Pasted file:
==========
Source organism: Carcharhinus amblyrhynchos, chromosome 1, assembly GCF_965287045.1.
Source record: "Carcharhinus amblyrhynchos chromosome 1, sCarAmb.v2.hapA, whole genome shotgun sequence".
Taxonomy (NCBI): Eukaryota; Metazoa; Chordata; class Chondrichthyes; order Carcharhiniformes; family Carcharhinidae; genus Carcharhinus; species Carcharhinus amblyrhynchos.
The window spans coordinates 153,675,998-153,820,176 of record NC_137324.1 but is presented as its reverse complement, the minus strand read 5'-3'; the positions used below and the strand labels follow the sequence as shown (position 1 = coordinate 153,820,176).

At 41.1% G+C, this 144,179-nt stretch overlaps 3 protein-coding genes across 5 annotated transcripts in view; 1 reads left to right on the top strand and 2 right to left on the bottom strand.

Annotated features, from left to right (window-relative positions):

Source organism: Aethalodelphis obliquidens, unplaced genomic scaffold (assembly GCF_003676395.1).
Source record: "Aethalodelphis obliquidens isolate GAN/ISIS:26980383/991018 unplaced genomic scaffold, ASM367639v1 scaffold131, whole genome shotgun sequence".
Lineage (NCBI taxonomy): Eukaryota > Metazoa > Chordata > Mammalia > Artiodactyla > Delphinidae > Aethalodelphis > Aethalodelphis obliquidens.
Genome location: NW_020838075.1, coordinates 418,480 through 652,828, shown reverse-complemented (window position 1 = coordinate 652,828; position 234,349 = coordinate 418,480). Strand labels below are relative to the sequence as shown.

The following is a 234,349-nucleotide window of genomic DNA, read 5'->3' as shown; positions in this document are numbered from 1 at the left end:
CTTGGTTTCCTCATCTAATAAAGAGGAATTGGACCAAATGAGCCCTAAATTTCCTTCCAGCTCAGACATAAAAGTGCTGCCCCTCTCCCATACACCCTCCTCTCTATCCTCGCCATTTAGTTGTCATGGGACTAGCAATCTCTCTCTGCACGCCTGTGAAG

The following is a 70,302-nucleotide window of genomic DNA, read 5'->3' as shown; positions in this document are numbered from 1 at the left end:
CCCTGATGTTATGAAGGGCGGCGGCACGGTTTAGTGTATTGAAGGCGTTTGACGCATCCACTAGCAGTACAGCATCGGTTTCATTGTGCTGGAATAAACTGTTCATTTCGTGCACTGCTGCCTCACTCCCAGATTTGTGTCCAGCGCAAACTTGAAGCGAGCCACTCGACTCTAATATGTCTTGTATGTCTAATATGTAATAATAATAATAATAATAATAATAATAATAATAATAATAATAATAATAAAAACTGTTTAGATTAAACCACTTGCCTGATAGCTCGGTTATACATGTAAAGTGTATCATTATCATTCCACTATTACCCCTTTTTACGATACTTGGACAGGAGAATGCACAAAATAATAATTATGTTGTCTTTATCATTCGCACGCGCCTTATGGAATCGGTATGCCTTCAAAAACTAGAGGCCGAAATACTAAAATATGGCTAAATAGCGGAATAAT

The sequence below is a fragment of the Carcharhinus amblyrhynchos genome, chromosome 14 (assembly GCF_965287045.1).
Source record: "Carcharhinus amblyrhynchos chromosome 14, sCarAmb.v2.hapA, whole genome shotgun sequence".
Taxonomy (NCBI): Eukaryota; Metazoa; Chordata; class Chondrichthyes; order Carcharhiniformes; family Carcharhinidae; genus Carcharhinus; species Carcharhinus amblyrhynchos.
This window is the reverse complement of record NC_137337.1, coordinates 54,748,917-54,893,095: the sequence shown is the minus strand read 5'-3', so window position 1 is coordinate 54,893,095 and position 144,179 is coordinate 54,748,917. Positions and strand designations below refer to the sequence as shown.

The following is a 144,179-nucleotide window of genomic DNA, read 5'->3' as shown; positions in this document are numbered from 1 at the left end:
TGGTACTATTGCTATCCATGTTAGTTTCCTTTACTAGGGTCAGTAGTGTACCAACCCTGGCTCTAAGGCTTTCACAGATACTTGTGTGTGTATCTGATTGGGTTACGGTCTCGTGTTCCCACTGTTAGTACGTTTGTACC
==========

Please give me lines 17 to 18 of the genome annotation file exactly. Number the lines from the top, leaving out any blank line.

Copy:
Taxonomy (NCBI): Eukaryota; Metazoa; Chordata; class Chondrichthyes; order Carcharhiniformes; family Carcharhinidae; genus Carcharhinus; species Carcharhinus amblyrhynchos.
This window is the reverse complement of record NC_137337.1, coordinates 54,748,917-54,893,095: the sequence shown is the minus strand read 5'-3', so window position 1 is coordinate 54,893,095 and position 144,179 is coordinate 54,748,917. Positions and strand designations below refer to the sequence as shown.